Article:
Concept Horizontal under sealing

This sheet is part of the BOSS application.


There are two basic techniques to apply an in-situ under-seal, which are both based on the principle of pore injection - normal pore injection and injection after processing (jet-grouting). In injection after processing, the ground’s fine grain structure is disturbed and replaced.  A mix is injected which ensures that the soil's permeability is greatly reduced. Injection fluids can consist of bentonite-cement mixes or Water glass (=Na2Si2O5) 6H2O: Soluble sodium salt from silicone dioxide or organic resin (polymers) mixed with bentonite. Injection fluids are injected in vertical filters that are placed at distances of 0.8 to 1.5 metres; approximately the radius of influence at the depth of the injection. In injection after soil processing, fluid is injected with water at an extra high pressure; thereafter, loosened soil mixes with the injection fluid and hardens.


Figure 3‑1: Under-sealing diagram


In addition, it is also possible to excavate the soil and then to replace it once a (HDPE) foil, clay mat or concrete layer has been applied.


Implementation area and implementation conditions

The areas of interest, relating to the implementation area, include the soil type, type and concentration of polluted substances and the geo-hydrological circumstances, as already stated in the former paragraph.

Clay or loam are only suitable for implementation if they contain a lutite fraction (particles <2 µm) of more than 35%. The lutite fraction must be made up by more than 15% swelling minerals. The clay layer must be at least 0.4 m thick. The clay must be processed at a similar moisture content - higher than the optimum established in the laboratory - and is thus greatly weather dependent. Sand-bentonite mixes must be implemented with a layer thickness of at least 0.25 m. Clay and bentonite mats only have a thickness of a few cm. After implementation, bentonite needs to be pressured from above to realise suitable sealing. A drainage layer, for the drainage of rainwater, and a protective layer are applied to the mineral sealing layer to prevent damage being caused to the sealing layer as a result of root growth.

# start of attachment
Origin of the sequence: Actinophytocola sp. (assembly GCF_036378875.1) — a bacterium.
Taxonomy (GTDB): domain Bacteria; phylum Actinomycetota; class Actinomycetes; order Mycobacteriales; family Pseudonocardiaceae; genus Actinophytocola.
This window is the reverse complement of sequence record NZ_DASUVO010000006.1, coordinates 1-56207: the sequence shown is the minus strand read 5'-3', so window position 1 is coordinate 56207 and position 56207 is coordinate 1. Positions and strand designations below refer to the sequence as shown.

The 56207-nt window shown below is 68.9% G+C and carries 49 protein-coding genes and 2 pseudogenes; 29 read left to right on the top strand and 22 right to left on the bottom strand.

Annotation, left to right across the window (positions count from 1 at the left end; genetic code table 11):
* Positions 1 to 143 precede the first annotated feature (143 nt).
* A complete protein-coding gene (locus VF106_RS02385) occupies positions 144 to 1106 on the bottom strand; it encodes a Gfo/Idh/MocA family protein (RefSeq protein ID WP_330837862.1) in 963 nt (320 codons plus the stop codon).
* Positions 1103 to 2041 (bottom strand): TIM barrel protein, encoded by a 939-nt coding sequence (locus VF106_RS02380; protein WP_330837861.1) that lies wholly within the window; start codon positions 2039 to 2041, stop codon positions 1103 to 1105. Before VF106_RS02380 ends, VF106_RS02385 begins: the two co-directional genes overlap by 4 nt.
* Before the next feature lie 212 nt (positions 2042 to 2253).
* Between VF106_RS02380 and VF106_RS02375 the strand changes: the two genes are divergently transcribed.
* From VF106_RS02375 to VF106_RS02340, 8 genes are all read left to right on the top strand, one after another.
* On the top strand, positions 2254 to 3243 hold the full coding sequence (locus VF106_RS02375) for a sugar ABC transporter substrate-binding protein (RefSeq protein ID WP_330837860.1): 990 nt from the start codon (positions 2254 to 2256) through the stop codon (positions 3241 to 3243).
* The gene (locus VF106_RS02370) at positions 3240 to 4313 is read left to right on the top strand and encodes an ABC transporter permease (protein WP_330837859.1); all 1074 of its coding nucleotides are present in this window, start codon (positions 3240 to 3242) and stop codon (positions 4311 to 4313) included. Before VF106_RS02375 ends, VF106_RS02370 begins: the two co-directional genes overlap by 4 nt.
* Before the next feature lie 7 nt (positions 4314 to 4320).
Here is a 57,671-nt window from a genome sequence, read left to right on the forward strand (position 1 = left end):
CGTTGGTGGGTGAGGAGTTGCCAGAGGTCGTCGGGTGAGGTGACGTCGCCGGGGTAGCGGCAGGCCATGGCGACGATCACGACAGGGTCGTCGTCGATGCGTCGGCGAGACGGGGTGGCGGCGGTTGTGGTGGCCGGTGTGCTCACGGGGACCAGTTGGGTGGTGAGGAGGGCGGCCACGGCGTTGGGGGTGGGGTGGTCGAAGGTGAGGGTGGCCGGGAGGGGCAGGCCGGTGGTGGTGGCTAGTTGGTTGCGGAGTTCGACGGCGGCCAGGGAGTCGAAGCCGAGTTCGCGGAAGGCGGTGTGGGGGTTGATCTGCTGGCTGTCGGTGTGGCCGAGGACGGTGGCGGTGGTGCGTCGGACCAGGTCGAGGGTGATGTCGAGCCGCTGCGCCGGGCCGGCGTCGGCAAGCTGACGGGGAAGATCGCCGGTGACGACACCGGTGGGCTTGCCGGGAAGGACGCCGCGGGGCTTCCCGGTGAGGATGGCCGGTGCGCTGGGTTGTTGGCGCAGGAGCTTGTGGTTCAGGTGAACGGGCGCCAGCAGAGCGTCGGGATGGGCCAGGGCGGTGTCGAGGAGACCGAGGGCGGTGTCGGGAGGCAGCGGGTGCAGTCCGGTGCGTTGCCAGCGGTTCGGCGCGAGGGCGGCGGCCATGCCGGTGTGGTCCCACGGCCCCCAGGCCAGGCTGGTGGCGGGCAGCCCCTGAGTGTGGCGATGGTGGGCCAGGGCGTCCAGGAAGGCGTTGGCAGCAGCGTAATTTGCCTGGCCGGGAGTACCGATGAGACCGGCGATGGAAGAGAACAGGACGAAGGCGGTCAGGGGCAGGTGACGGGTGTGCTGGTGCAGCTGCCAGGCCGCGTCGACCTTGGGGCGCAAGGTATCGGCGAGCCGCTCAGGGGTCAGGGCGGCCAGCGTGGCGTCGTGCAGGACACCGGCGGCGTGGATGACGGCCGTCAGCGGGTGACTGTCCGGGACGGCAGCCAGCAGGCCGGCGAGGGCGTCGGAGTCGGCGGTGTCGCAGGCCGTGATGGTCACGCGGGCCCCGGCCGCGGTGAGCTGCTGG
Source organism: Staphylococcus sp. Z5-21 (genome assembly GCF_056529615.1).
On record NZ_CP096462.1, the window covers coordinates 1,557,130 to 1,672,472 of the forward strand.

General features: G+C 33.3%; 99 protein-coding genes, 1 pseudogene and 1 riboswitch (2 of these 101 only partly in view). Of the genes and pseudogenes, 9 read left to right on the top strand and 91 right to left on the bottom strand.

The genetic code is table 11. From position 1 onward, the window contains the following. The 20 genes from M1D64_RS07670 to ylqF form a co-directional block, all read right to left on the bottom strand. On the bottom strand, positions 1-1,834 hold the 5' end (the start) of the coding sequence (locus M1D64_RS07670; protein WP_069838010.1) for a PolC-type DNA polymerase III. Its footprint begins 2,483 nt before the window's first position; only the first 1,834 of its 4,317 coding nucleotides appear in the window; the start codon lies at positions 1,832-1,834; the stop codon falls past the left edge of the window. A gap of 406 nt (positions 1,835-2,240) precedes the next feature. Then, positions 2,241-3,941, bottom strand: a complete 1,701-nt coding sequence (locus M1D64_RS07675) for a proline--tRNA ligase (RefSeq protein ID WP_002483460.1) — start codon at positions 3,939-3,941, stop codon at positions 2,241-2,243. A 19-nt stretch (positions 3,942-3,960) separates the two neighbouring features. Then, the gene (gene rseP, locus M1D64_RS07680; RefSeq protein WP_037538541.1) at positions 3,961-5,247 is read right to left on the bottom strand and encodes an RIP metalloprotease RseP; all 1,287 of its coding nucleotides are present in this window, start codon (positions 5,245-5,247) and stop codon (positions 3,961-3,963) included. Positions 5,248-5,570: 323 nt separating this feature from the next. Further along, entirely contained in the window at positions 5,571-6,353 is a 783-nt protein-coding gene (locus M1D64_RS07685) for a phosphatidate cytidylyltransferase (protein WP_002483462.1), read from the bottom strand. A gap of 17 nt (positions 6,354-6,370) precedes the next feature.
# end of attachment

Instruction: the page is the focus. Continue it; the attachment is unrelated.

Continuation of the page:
For a definitive seal, a maximum depth of 20 metres is retained. This technique cannot be implemented in difficult to permeate soil.  The lower limit has a permeability of circa 10-6 m/s.

Once again, an inventory can be made of implementation conditions applied by the government. The requirements below are related to the role fulfilled by the under-sealing. A qualitative entry has not been provided.

  • The inhibition/reduction of the transport of polluted substances from the soil to the surroundings (vertical);
  • The inhibition/reduction of the in-flow of non-polluted ground-water to the soil pollution via seepage (evaluation of a seepage situation can have various aspects): It would be preferable if there was no downward dispersion, though a large volume of to-be-treated water can be unfavourable;
  • The inhibition/reduction of dispersion of (volatile) polluted substances via soil air transport.



For the method of under-sealing with a mineral seal, amounts should be set aside for research, preparation, implementation, exploitation and after-care. The table below contains an estimate of the amounts.

Table: Costs for implementing under-sealing (Van der Gun et al., 2000).


Implementation type

Specifications material/implementation format


Application of clay sealing layer

€ 17 -22 per m2.

Application of sand/bentonite sealing layer. 

€ 17 -27 per m2.

Application of sand/bentonite sealing. 

€ 17 -27 per m2.

Application of clay/bentonite mats

€ 10 -15 per m2.


Environmental burden and measures to be implemented

In the application of under-sealing, the dispersion of polluted substances into the air can be disregarded.  Because toxic components in the yet to (via reaction) harden mix are avoided, process water can possibly be burdened. Polluted works water can potentially be released. Possible spread to ground-water should be a point of concern. When pre-drilling holes for the installation of injection lances, polluted soil may be loosened. In addition, soil and cement particles may come to the surface along with the injection lances.